martial law
In this file photo, students hold a rally near Malacañang in Manila to mark the first month of President Duterte’s declaration of martial law in Mindanao.
The STAR/Edd Gumban, File photo
Duterte is open to Mindanao martial law extension. Is that an effective response vs terrorism?
Ian Nicolas Cigaral (Philstar.com) - September 21, 2019 - 2:54pm

MANILA, Philippines — President Rodrigo Duterte last July expressed openness to retain martial law in Mindanao if local officials would recommend it, saying the restive region “continues to be a problem” despite being under military rule for two years.

That left the door wide open for a possible extension of what was already the Philippines’ longest period of military rule since the draconian regime of late dictator Ferdinand Marcos. National Security Adviser Hermogenes Esperon Jr. had said he would propose another year of martial law in Mindanao to fight terrorists.

But analysts doubt that martial law alone would be enough to stop the growth of terror cells linked to Islamic State in the volatile south, adding that a comprehensive government response is need to address violent extremism and insurgency.

“Martial Law sustains a climate of fear,” Michael Henry Yusingco, a non-resident research fellow at the Ateneo Policy Center, told Philstar.com.

“Addressing terrorism, violent extremism, and even the communist insurgency for that matter, requires comprehensive action by government. This is not just the responsibility of the police and the military, but of all levels of government as well,” Yusingco added.

Banditry, piracy and armed rebellions have plagued Mindanao for several years, stunting the region’s economic growth and displacing thousands of residents who are mostly poor Muslim.

In May 2017, Duterte placed Mindanao under military rule after the principal Islamic City of Marawi was stormed by homegrown terrorists loyal to the Islamic State. It was extended for the third time last year and will expire by the end of 2019.

But despite heightened police and military presence in the region, a suicide bomber early this month died after detonating a bomb outside a military camp in Sulu province, the latest attack that rattled Mindanao this year.

“To say [martial law] is an effective response will depend on what you mean by ‘effective.’ I think it can be effective if we don’t expect a 100% lack of terrorist events,” Stephen Cutler, a security analyst and former Federal Bureau of Investigation officer, told Philstar.com in a separate interview.

“Even with the most draconian of martial law enforcement, things can still happen,” Cutler added.

Not a harsh martial law

Martial law remains a sensitive issue in the Philippines after it was used by Marcos in the 1970s to perpetuate himself to power.

Many lawmakers had opposed any extension to martial law, with some arguing that a prolonged military rule cannot be “the new normal” for Mindanao.

But opinion polls suggest Mindanaons support martial law.

“I have gone on talks with people and research in various places within Mindanao and I get a sense that there is a sense among the people and the feeling among the people of improved security and safety,” Cutler said.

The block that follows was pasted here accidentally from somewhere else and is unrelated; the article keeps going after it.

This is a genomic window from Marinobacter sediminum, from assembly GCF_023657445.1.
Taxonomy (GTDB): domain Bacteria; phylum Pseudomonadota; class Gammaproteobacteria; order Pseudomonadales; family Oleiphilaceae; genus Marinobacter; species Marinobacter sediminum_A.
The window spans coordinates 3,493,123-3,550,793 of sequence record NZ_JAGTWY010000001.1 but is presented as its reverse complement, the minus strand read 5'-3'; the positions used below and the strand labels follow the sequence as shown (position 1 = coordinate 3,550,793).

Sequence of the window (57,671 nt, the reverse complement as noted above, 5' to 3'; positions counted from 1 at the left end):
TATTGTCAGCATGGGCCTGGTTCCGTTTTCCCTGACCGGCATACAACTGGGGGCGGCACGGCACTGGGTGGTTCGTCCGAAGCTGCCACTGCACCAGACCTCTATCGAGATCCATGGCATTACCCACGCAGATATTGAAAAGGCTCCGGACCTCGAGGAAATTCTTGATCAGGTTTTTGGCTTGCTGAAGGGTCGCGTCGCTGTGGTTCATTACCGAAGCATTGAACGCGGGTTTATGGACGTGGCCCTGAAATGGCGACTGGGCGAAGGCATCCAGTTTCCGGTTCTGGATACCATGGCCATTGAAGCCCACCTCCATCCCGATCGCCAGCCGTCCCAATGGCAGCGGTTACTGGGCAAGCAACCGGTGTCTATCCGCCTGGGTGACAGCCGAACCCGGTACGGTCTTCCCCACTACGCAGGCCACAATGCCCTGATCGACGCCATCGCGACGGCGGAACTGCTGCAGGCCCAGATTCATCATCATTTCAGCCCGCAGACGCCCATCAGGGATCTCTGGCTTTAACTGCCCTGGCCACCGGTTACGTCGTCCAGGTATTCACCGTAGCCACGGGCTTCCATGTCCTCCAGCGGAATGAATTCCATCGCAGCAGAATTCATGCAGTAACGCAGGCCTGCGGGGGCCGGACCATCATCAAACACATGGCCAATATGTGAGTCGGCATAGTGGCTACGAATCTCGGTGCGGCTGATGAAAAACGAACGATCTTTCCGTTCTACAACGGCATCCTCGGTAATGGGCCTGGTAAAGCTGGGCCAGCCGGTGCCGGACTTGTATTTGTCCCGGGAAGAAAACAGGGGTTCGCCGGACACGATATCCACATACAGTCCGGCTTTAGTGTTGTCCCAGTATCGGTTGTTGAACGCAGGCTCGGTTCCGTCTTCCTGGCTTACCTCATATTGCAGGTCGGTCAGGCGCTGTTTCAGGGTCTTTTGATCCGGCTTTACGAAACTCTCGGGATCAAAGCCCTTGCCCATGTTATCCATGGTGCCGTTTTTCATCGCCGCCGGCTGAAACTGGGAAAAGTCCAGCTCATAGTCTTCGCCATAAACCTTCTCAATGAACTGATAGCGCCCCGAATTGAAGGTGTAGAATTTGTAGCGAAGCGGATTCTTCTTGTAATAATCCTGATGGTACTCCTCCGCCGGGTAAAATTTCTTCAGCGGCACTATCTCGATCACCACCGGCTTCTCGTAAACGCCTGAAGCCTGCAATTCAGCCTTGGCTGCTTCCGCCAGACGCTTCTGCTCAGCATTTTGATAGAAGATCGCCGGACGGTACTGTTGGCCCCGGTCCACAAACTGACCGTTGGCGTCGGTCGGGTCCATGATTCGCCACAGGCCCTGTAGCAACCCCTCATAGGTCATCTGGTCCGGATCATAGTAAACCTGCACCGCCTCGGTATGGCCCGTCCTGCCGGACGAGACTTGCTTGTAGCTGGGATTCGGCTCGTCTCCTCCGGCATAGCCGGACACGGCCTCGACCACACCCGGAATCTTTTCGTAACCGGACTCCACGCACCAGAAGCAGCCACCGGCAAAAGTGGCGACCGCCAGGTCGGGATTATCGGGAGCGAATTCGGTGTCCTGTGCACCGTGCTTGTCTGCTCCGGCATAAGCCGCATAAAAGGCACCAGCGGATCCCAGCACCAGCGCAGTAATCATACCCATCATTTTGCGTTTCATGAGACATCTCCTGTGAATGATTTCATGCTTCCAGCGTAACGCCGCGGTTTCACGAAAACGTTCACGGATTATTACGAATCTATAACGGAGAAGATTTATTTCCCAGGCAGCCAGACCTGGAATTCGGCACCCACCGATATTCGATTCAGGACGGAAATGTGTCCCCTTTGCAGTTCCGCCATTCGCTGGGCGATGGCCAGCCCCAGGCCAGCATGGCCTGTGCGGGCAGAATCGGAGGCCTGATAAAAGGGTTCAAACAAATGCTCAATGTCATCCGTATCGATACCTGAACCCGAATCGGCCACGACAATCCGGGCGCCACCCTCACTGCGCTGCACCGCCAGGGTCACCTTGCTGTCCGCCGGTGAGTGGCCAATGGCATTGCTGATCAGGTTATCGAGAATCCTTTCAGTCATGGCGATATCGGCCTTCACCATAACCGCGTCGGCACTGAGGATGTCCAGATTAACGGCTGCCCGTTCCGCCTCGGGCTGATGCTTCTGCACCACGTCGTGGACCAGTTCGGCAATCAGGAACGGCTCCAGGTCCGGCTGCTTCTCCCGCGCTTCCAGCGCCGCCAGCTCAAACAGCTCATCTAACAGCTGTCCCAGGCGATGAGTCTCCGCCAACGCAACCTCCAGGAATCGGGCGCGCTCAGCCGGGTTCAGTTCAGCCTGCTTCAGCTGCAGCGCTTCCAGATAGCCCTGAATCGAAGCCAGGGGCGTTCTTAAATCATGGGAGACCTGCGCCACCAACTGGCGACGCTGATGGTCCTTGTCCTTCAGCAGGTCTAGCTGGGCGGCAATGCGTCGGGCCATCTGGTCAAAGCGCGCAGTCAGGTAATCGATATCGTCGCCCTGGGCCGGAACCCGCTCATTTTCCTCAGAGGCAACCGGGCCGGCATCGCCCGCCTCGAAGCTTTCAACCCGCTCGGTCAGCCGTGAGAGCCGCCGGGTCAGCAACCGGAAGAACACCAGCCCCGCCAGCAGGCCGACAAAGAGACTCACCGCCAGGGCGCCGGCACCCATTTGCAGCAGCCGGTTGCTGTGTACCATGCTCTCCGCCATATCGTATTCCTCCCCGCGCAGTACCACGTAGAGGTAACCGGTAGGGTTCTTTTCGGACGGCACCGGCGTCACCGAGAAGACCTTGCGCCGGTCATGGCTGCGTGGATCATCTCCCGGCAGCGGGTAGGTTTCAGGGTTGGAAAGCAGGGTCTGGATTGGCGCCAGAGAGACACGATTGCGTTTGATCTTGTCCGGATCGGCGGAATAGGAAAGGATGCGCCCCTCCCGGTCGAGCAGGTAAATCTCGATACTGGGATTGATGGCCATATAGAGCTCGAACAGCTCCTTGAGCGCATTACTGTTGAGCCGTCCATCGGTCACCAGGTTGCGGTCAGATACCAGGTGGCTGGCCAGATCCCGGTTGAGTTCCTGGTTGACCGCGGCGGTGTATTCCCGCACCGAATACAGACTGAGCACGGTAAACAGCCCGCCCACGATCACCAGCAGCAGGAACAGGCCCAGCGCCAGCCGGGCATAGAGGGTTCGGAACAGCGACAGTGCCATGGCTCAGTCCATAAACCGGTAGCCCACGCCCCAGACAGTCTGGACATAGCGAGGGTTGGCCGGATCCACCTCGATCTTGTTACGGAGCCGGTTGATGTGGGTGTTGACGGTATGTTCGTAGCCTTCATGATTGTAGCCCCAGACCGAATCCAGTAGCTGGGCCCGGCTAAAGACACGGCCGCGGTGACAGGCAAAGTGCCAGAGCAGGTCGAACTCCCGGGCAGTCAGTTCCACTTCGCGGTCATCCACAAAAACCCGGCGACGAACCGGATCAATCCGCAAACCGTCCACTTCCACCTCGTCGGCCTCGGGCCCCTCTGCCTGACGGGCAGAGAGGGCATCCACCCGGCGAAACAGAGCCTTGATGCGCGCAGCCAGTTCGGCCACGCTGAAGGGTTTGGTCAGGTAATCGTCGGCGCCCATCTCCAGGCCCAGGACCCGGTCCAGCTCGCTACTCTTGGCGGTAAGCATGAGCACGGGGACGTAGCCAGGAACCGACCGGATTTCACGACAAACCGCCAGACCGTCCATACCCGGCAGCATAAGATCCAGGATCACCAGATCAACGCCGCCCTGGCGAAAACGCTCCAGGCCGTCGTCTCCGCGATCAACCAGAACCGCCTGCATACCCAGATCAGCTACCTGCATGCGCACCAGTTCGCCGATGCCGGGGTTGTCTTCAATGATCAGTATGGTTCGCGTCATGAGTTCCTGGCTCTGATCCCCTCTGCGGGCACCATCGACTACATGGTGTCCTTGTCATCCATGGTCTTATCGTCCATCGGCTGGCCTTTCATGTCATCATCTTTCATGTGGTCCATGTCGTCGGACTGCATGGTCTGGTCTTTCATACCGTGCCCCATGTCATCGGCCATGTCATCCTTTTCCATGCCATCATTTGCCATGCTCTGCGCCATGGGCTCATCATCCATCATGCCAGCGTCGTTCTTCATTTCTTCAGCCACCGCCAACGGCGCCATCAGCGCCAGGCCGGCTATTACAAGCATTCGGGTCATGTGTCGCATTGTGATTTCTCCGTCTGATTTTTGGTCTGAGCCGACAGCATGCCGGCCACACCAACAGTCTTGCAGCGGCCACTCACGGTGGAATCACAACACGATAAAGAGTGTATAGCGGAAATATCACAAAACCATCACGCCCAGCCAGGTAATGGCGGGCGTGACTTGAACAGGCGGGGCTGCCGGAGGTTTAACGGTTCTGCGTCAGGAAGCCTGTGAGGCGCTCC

“Now, is that only because of martial law? No, I think there’s a whole lot of things that go into and martial law is only part of it,” he added.

For Cutler, while the military rule in Mindanao has not been a harsh one, its implementation must be both “restrictive and constructive.”

“If it’s just going to be a matter of putting up roadblocks and throwing people in jail, then it’s not going to be very effective,” he said.

According to Yusingco, law enforcement and policing alone won’t deter violent extremism, adding that the state should also work on implementing long-term and short-term solutions for Mindanao.

“Putting a premium in job creation and welfare protection in areas where people are vulnerable to recruitment by terrorist organizations is just one measure they should be seriously considering,” he said.

COVER STORY MARTIAL LAW
As It Happens
LATEST UPDATE: September 21, 2019 - 11:02am

The Philippines is set to commemorate the declaration of martial law on Saturday, September 21. Monitor this page for activities and updates marking the 47th anniversary of Martial Law.

September 21, 2019 - 11:02am

Vice President Leni Robredo urges Filipinos to never forget the horror during the Marcos regime as the country marks the 47th anniversary of the declaration of Martial Law.

"Higit sa pag-alala, ang araw na ito ay isang panawagan sa ating lahat na maging kasangkapan ng katotohanan at katarungan. Isang panawagan na gampanan ang ating iisang tungkulin na siguruhing walang lugar ang kahit sinong diktador sa isang bayang malaya. Tandaan natin na walang pinuno ang mas makapangyarihan sa kaniyang sambayanang pinagsisilbihan," Robredo says.

"May magtangka mang ulitin ang madilim na yugtong ito ng ating kasaysayan, sama-sama tayong titindig nang taas-noo at sasabihin: Hindi natin hahayaang umiral muli ang kadiliman sa ating bayan. Hindi dito, hindi ngayon, at hindi kailanman," she adds.

 

September 20, 2019 - 3:35pm

Former Rep. Lorenzo "Erin" Tañada expresses alarm over the increasing instances of red-tagging and political harassment as the Philippines commemorates the 47th year of Martial Law. 

"Every martial law anniversary is an occasion to stand for truth and spread the real stories of the dark days of terror and injustice under the 21-year Marcos dictatorship," Tañada says.

"There are no so-called alternative truths or tales from the other side of the coin. Martial law suppressed rights, caused disappearances, torture, and killings, and perpetrated systematic plunder," he adds.

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